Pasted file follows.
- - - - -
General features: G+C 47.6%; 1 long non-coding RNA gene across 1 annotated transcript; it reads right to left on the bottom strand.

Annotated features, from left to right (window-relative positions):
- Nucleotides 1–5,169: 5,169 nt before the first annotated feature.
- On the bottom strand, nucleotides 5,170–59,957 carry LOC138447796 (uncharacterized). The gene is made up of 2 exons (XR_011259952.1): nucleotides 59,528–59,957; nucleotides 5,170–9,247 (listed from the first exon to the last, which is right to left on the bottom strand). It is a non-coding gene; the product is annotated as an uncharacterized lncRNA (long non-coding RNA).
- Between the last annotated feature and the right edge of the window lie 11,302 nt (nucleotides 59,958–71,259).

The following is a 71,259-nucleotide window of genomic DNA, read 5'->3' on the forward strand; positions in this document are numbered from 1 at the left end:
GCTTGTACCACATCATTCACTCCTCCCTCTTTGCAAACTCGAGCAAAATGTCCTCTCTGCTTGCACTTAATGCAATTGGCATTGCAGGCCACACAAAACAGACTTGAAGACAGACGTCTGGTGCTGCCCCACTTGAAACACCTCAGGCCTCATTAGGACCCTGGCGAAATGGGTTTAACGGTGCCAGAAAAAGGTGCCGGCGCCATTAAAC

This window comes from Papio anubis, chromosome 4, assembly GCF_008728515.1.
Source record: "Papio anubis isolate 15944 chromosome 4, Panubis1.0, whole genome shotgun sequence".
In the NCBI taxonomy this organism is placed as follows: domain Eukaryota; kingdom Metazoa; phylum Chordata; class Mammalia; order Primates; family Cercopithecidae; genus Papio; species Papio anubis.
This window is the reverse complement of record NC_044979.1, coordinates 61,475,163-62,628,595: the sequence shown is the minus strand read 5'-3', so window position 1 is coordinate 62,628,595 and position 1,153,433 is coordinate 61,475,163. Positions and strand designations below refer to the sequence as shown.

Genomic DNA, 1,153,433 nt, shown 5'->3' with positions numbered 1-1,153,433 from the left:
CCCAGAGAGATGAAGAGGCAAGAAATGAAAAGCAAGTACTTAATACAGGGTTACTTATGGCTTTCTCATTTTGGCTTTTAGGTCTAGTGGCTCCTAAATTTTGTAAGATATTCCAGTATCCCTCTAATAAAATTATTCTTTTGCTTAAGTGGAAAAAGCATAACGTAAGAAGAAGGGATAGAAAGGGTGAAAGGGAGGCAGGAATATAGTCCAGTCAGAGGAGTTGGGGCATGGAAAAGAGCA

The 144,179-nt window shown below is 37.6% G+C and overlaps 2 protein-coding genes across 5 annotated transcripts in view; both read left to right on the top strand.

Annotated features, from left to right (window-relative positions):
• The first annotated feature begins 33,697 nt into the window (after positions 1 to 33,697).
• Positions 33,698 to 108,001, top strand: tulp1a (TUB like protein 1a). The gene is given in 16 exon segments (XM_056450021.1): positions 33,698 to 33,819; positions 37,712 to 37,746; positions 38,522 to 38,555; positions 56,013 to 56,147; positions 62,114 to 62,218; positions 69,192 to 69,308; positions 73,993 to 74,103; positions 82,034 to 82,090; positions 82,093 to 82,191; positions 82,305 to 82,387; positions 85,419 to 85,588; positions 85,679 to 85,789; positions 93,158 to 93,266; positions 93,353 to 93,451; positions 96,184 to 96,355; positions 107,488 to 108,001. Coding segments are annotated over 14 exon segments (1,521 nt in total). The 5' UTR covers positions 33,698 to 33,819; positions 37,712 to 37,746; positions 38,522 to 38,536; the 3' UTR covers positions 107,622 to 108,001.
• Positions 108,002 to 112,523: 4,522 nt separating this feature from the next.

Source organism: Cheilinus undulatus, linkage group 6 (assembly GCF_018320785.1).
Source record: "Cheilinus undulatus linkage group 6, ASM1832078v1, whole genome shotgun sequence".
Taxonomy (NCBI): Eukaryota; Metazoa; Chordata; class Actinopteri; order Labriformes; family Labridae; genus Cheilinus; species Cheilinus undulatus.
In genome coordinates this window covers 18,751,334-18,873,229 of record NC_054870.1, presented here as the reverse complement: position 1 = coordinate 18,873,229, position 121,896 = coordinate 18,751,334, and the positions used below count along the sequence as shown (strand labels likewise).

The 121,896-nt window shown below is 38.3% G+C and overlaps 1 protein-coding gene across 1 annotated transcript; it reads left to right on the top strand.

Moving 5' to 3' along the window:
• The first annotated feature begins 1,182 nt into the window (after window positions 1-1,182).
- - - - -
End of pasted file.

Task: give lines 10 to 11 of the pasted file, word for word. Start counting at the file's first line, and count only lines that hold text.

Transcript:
In the NCBI taxonomy this organism is placed as follows: domain Eukaryota; kingdom Metazoa; phylum Chordata; class Mammalia; order Primates; family Cercopithecidae; genus Papio; species Papio anubis.
This window is the reverse complement of record NC_044979.1, coordinates 61,475,163-62,628,595: the sequence shown is the minus strand read 5'-3', so window position 1 is coordinate 62,628,595 and position 1,153,433 is coordinate 61,475,163. Positions and strand designations below refer to the sequence as shown.